NTA EVADES DEFINITIONS
IN FRAMEWORK FOR UK
The National Treatment Agency for Substance Misuse plans to roll out a “new framework document” for the country. Addiction Today will not reveal details in advance – but is already concerned about accountability and outcomes.
The draft framework document starts with its central point: “The NTA will promote vision that recovery from dependency is the foundation of all commissioning and service delivery”.
Sounds promising. But Addiction Recovery Foundation CEO Deirdre Boyd (editor of Addiction Today) asked NTA director of delivery Rosanna O’Connor and central head of delivery Colin Bradbury how the NTA defined “dependency” given that its past use of this word did not conform to DSM-IV or ICD10, the two most widely used diagnostic tools in the world. Bradbury replied that “We do not define dependency, just as we do not define recovery”.
So… the framework for the country is based on: “The NTA will promote vision that [undefined] from [undefined] is the foundation of all commissioning and service delivery”.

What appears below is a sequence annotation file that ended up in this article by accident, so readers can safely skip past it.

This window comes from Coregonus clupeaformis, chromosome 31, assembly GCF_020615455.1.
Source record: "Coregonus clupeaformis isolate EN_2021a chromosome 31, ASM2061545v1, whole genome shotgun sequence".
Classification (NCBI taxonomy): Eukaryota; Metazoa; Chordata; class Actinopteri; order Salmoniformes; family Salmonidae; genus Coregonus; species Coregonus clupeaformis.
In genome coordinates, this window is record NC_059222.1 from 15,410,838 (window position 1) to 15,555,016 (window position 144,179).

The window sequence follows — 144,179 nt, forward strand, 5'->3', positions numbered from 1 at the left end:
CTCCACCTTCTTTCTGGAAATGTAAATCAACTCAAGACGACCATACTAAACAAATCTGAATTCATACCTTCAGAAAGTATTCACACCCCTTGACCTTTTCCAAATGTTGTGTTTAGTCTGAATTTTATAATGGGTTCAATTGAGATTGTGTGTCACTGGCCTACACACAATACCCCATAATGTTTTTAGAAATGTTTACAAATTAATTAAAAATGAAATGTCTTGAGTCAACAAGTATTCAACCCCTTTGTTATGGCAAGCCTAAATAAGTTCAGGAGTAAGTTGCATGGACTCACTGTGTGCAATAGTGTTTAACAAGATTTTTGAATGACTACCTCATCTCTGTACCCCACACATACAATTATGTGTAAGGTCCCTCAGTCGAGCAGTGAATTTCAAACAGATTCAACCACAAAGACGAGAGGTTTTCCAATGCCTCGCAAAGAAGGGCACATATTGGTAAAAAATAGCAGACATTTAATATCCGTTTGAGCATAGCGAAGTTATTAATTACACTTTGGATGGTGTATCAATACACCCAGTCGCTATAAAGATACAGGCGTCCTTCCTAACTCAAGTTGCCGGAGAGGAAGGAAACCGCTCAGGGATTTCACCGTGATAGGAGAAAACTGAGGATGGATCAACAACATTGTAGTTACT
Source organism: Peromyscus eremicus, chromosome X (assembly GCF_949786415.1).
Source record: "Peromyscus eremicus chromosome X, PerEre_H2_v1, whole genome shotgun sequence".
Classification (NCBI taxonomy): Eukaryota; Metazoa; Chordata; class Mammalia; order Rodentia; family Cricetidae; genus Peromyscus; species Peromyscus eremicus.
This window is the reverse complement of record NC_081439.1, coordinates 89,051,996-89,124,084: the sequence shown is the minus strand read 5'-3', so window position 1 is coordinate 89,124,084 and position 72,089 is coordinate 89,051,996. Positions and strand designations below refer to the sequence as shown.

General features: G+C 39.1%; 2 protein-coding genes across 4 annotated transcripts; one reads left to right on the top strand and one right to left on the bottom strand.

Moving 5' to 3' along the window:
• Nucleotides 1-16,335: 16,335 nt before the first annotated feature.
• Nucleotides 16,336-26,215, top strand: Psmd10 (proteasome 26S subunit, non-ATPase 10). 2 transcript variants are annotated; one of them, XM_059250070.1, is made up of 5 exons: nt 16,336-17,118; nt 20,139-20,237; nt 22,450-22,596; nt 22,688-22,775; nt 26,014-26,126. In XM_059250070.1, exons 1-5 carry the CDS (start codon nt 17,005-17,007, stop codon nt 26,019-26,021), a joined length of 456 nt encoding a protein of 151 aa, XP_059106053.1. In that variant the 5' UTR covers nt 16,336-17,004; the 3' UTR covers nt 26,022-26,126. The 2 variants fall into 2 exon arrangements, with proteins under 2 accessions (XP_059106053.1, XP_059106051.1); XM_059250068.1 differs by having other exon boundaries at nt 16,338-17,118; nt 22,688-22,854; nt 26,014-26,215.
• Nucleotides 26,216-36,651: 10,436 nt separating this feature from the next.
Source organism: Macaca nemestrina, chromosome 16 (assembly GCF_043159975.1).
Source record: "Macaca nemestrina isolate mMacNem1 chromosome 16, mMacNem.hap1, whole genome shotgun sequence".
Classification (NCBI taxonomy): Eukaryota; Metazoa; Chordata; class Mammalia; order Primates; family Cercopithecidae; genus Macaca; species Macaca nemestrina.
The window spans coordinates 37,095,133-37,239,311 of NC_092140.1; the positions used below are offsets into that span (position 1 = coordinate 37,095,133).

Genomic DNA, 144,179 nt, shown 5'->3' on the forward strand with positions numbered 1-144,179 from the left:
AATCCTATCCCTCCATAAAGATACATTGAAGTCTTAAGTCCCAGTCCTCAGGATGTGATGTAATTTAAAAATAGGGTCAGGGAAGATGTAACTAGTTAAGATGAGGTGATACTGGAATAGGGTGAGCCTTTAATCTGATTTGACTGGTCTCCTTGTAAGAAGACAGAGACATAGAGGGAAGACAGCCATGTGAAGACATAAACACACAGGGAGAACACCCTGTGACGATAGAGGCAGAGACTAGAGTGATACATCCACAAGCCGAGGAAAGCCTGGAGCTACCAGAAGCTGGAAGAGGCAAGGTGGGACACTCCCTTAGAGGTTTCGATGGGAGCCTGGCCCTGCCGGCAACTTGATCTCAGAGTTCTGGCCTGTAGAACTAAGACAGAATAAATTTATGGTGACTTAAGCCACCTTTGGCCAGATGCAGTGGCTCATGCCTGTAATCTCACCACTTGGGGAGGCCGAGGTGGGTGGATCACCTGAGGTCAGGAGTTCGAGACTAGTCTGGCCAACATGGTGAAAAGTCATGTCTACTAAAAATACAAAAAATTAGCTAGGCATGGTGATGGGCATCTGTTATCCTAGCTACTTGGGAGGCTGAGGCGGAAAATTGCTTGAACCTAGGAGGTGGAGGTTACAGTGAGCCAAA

So when the NTA claims to get people "free of dependency" in its annual report to parliament and in Guardian advertorial… this has no definition, going by Bradbury and O'Connor's statement.
EXCLUDING THIRD SECTOR AND REHABS?
The next line in the NTA document adds “… both in the community and prison setting”. Boyd asked about the omission of the third-sector, rehabs/quasi-residential/daycare/sessional work, long dedicated to recovery. O’Connor answered that these providers were included under “community”, denying that the word excluded these, as it has traditionally done.
NTA CEO Paul Hayes contradicted this at a southwest regional meeting, disparaging rehabs/voluntary organisations’ outcomes versus community services. For clarification, Boyd requested a script of this speech. The NTA denied it existed, then had to admit Hayes spoke from written notes – which remain unavailable. However, she did have a meeting with O'Connor who said "community" meant any service outside prison, then agreed with Hayes and repeatedly contrasted community and rehabs/similar.
This nation deserves better. Undefined targets mean nothing is accountable – and the general public will again be misled into thinking the NTA is promising ‘normal’ definitions (eg, clinical definition of recovery from dependency).
UK drugs policy must be implemented by a body trusted by the field and by government, with transparency, accountability, effectiveness and goodwill. Will the country get that?